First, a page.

More than 200 delegates from 14 high schools across the city met for two intense days of mock deliberations as representatives of world countries.
By Avigayil Kadesh
High school boys in suits and ties, girls in dresses and heels, milled about excitedly on the plaza outside Israel’s Ministry of Foreign Affairs on the afternoon of January 27, 2013 – opening day for an unusual session of Israel Model United Nations (IMUN).
Inside the ministry’s auditorium, dignitaries including Foreign Ministry Deputy Director General Pini Avivi and Jerusalem Mayor Nir Barkat pumped up these 200-plus delegates from high schools across the city for two intense days of deliberations.
Bearing name tags identifying the countries and committees they represented, the 15- to 17-year-olds from 14 religious, secular and Arab high schools were also encouraged by Israel’s UN Ambassador Ron Prosor, who spoke live from “the frozen Big Apple” at the Israeli Consulate in New York City. Simulated debate, Prosor told them, could well prepare them for representing Israel as real statesmen someday.
“We hope this will open their eyes to the big world out there,” says adviser Samara Wacks, an English teacher at the Hebrew University High School (Leyada) and an active Model UN participant since her youth. She is also involved in IsraMUN, an international academic MUN in Israel founded in 2009.
The kids who volunteered to participate were divided according to country and assigned to committees dealing with issues such as human rights, disarmament, chemical warfare, environment and abortion. Over three months of preparation and rehearsals, they received Foreign Ministry staff briefings and did their own research to formulate proposed laws to solve problems according to their country’s viewpoint.
“They don’t have to agree with their country’s position, but they have to get ‘into the shoes’ of their country, and we hope it makes them more tolerant,” says Wacks. “We also hope it will make them appreciate the idea of service to one’s country.”
Keshet High School student Eliya Kaplansky, 16, says she enjoys representing South Korea’s views on weaponry though they differ with hers. “They believe that manufacturing small arms is their right, but I don’t look at it the same way.”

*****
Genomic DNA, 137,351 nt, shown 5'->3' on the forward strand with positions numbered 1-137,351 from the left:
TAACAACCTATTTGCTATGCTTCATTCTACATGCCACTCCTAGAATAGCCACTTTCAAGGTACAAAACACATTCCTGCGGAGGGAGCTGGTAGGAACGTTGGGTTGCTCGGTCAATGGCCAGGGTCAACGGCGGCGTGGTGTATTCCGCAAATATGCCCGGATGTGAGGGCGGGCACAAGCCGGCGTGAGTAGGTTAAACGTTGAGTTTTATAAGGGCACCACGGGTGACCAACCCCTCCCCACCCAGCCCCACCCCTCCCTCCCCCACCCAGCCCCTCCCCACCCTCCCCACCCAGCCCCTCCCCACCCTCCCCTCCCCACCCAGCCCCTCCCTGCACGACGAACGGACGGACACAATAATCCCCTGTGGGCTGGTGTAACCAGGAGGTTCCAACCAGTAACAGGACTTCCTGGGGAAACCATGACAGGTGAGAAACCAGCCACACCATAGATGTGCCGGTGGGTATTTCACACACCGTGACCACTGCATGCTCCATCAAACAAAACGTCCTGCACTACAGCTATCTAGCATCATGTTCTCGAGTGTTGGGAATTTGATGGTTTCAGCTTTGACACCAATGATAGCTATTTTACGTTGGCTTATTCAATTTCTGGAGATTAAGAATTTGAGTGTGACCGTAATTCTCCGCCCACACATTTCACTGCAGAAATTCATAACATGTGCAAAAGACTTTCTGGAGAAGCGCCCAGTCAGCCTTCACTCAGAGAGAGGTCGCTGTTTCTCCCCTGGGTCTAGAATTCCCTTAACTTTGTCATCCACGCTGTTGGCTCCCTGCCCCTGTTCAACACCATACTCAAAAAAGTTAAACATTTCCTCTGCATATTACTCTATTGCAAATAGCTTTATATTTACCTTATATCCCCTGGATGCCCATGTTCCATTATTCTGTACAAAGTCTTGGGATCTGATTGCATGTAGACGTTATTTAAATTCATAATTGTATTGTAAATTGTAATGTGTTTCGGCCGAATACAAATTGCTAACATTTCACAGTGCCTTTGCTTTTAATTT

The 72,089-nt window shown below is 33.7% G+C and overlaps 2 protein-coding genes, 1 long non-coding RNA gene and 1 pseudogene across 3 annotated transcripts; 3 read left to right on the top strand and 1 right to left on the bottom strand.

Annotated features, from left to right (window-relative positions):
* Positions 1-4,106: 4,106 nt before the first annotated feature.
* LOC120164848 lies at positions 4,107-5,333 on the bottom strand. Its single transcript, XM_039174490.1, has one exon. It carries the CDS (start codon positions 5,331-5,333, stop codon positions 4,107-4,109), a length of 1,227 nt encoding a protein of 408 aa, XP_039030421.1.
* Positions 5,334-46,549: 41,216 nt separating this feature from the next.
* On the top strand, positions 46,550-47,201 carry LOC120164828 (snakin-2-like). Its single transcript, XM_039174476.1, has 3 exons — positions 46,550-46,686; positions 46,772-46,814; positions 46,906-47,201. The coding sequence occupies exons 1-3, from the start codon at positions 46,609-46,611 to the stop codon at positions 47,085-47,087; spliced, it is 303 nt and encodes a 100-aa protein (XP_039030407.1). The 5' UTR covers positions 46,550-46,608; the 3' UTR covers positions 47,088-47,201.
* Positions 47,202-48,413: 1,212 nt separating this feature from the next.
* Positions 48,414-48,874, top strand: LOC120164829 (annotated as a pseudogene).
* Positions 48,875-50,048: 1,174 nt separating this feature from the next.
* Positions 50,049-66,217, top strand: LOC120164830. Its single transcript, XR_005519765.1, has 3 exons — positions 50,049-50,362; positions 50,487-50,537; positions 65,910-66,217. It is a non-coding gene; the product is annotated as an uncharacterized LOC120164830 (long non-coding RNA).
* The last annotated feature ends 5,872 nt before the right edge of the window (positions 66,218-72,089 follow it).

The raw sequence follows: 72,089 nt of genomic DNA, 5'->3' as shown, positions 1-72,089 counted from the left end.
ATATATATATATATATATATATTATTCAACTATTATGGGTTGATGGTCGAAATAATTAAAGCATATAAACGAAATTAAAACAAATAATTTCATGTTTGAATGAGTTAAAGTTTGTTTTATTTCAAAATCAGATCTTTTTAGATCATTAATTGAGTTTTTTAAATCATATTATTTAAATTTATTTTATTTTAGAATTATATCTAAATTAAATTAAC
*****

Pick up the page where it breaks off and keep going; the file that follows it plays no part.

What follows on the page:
Roi Zeldin, 16, of Mae Boyer High School, represented France. “I learned about their policy on abortion [fully reimbursable, on demand up to 12 weeks] and I’d like to have the same policy here in Israel, too,” he says.
Shahar Adjami, Ella Moshe, Roi Zeldin and Hadas Binyamin
were part of Boyer High School’s delegation.
Some of the students from the Arab-Israeli Beit Tzafafa High School were representing Iran.
“The rules in Iran are taken from the Koran, and I’m Muslim so I agree with their rules,” says Aseel Saadi. “Religion can stop human beings from doing [bad] things.”
Aseel Saadi from Beit Tzafafa High School
She adds, however, that she joined IMUN mainly to take advantage of its many benefits. “It strengthens my Hebrew language skills and makes me more confident to speak without hesitation in front of hundreds of people.”
Her classmate Rahaf Alfaad agrees. “I very much enjoy Model UN. It helps me to learn new things. It makes my Hebrew language stronger, and I can make friendships here with new people. It’s good to talk with people from Jewish high schools. We would all like to have peace, and if we don’t talk to each other we won’t have peace.”
Says Rahaf Alfaad: “We would all like to have peace,
and if we don’t talk to each other we won’t have peace.”
Vote, veto, discuss and debate
Wacks explains that the Jerusalem gathering was not recognized officially by the International MUN because discussions were held in Hebrew rather than English, the organization’s required language.
“We are doing it this way so we can include kids from high schools in areas that are not high socio-economically and might not be proficient in English. The purpose of this group is to try to integrate all the different spheres in the city: Arab, Orthodox [Jewish], secular and pluralistic.”
After opening day, the group held sessions at Hebrew University for two days, from 8am till 7pm. They all got to vote, veto, discuss and debate.
“I like politics, so I decided to join,” says Eli Brown, a 16-year-old Leyada student. “Each school got a few countries to represent, and we got Togo, China and Norway. I picked Togo because they told me it was the hardest.” When he Googled “togo,” he got the site for the Israeli shoe store chain To Go. “It was a challenging experience to get information, and it was a nice opportunity to learn about countries in Africa.”
Shahar Adjami, a Boyer student, says participating in IMUN “improved my skills in public speaking and how to listen and react to others. It makes you feel mature, and gives you a lot of tools you can use afterward to express yourself.”
Daniel Meron, bureau head of the Foreign Ministry’s United Nations & International Organizations Division, says the ministry offers its expertise and support to the Jerusalem IMUN because “we like to see a young generation that is interested in the greater world, with an understanding of Israel’s position and all that Israel has to offer to the world.”
He adds that there are IMUN groups also for college-age students, and that this year, an Israeli will be chosen as a delegate to the International MUN at UN headquarters in New York.